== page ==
Dead Air is Marconi Union’s tenth studio album in a career that began in 2002. Starting with the following year’s Under Wires And Searchlights, Marconi Union have created an explorative body of instrumental work that’s shifted between electronica, dub, minimalism, avant-jazz and ambient music. Along the way they’ve collaborated with the likes of Jah Wobble, remixed Max Richter and Vok, and provided soundtracks for art installations and other visual media. They’ve also had their own music remixed by Biosphere and Japan’s Steve Jansen, among others. Dead Air will be released on November 29, 2019.
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Marconi Union are considered one of the leading ambient (and electronic-synth) acts in the world, continuously topping many lists as the most important contemporary ambient artists around today. The Manchester band often draw comparisons with Brian Eno and Biosphere, perhaps Sigur Ros, but the graceful manner with which their richly melodic compositions unfold and the emotion these evoke sets them apart from their peers.
The new album offers ample evidence of a band in its prime. Marconi Union still sounds vital and original, enthused by the possibilities that music has to offer. “We’ve never wanted to repeat ourselves,” co-founder Richard Talbot says. “We’ve made ten albums and have been going for 17 years, but it still feels fresh. That’s been so important for us all the way through. We’re looking to do new things all the time.”
Indeed, the exquisite Dead Air bears only a passing resemblance to its 2016 forerunner, Ghost Stations. The trio has dispensed with beats, brass and guest musicians this time around, opting instead for a more intimate and textural approach, a constantly evolving sound-world of tones and sensory impressions.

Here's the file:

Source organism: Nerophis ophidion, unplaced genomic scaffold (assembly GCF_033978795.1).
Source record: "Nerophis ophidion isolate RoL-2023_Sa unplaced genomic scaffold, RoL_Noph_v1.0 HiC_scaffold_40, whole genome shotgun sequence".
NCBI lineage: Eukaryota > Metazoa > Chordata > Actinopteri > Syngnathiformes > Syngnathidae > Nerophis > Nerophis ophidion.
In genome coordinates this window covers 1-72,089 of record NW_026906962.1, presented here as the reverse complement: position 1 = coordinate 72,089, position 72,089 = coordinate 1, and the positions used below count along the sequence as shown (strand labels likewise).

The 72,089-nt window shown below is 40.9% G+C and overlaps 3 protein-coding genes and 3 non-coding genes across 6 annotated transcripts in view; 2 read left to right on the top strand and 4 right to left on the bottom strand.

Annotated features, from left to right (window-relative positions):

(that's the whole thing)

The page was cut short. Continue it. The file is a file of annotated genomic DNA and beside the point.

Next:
Dead Air also bears little resemblance to the trio’s initial vision for it. “The album we set out to make had far more of a rhythmic element,” explains Talbot, “but fairly late in the process, we decided to completely change direction.” This is entirely in keeping with Marconi Union’s guiding methodology. Ideas remain fluid throughout the writing process, until Talbot and bandmates Jamie Crossley and Duncan Meadows ultimately settle on what feels right to them. As such, Dead Air is a sublime testament to their collective instinct.
As for the album title, Talbot says that the appeal of the phrase “dead air” lay in its ambiguity: “It not only has the radio connotation, but it also hints of some kind of ominous, environmental issue. That phrase has a certain atmosphere to it that was very attractive to us.”
Their full album discography is: Under Wires and Searchlights, Distance, A Lost Connection, Anomic, Beautifully Falling Apart (Ambient Transmissions Vol 1), Different Colours, Weightless (Ambient Transmissions Vol 2), Ghost Stations (recipient of “Best Electronic Album” Award from Zone Music Reporter 2016), Tokyo+ and Dead Air.
Their most successful album to date is Weightless (Ambient Transmissions Vol. 2). The title track, “Weightless,” is widely considered to be and often called “the most relaxing track in the world.” “Weightless” topped a scientific list of the most relaxing pieces of music of all time, research suggests that it can slow the heart rate, reduce blood pressure and decrease cortisone levels. Continuous worldwide spotlight on the track “Weightless” sparks new interest daily in Marconi Union and all their music as the story continues its viral reach across the globe online and in print, on radio and TV.
“Weightless” spent 156 weeks in the Top 10 Billboard Digital Song Sales Charts and held the No. 1 peak position for 37 weeks. The tune also spent many weeks on ITunes Electronic Music Chart, UK Independent charts, European and Australian charts, and consistently topped the Amazon Ambient Music bestsellers list.
Across their catalogue, Marconi Union has more than 107-million Spotify streams, 72-million You Tube streams, 31-million Apple Music streams, 250-thousand iTunes track downloads, 75-thousand iTunes full album downloads, and 26-thousand physical album sales.
Marconi Union has been written about in hundreds of magazines and newspapers, printed and online, including Time magazine. The Sunday Times said, “Marconi Union are amongst today’s most talented musicians.” Music OMH added, “Marconi Union have steadily released albums of pristine, clinical electronic music…continuing to refine their art in minimalist fashion and placing them firmly in the vanguard of acts making atmospheric, ambient music.” Praise from The Quietus included, “Marconi Union have always excelled at the creation of a sonic space in which to shelter.” And Uncut stated, “Marconi Union always find beauty in the bleakest places.”
You may pre-order the album on Bandcamp.